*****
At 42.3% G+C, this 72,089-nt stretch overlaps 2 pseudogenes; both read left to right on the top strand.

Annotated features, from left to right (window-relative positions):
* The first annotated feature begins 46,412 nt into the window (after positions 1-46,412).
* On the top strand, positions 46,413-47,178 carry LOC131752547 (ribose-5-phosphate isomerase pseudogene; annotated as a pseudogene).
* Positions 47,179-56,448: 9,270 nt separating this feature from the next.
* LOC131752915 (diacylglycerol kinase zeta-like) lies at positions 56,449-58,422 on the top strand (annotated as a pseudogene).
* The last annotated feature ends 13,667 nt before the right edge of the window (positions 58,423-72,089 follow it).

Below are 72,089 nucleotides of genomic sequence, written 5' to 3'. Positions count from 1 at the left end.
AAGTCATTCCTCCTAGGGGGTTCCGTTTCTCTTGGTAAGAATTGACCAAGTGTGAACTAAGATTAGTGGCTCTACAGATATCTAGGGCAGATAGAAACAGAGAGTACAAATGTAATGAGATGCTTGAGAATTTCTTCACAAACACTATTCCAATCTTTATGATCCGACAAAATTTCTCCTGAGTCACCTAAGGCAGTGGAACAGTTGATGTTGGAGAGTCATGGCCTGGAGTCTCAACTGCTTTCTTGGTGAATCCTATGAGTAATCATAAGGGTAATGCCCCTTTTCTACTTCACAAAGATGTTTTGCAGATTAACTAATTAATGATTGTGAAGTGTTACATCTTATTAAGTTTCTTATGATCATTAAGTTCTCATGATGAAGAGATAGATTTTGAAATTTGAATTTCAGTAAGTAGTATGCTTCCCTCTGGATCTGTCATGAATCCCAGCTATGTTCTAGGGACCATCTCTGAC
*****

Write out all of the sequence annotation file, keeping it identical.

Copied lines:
At 42.3% G+C, this 72,089-nt stretch overlaps 2 pseudogenes; both read left to right on the top strand.

Annotated features, from left to right (window-relative positions):
* The first annotated feature begins 46,412 nt into the window (after positions 1-46,412).
* On the top strand, positions 46,413-47,178 carry LOC131752547 (ribose-5-phosphate isomerase pseudogene; annotated as a pseudogene).
* Positions 47,179-56,448: 9,270 nt separating this feature from the next.
* LOC131752915 (diacylglycerol kinase zeta-like) lies at positions 56,449-58,422 on the top strand (annotated as a pseudogene).
* The last annotated feature ends 13,667 nt before the right edge of the window (positions 58,423-72,089 follow it).

Below are 72,089 nucleotides of genomic sequence, written 5' to 3'. Positions count from 1 at the left end.
AAGTCATTCCTCCTAGGGGGTTCCGTTTCTCTTGGTAAGAATTGACCAAGTGTGAACTAAGATTAGTGGCTCTACAGATATCTAGGGCAGATAGAAACAGAGAGTACAAATGTAATGAGATGCTTGAGAATTTCTTCACAAACACTATTCCAATCTTTATGATCCGACAAAATTTCTCCTGAGTCACCTAAGGCAGTGGAACAGTTGATGTTGGAGAGTCATGGCCTGGAGTCTCAACTGCTTTCTTGGTGAATCCTATGAGTAATCATAAGGGTAATGCCCCTTTTCTACTTCACAAAGATGTTTTGCAGATTAACTAATTAATGATTGTGAAGTGTTACATCTTATTAAGTTTCTTATGATCATTAAGTTCTCATGATGAAGAGATAGATTTTGAAATTTGAATTTCAGTAAGTAGTATGCTTCCCTCTGGATCTGTCATGAATCCCAGCTATGTTCTAGGGACCATCTCTGAC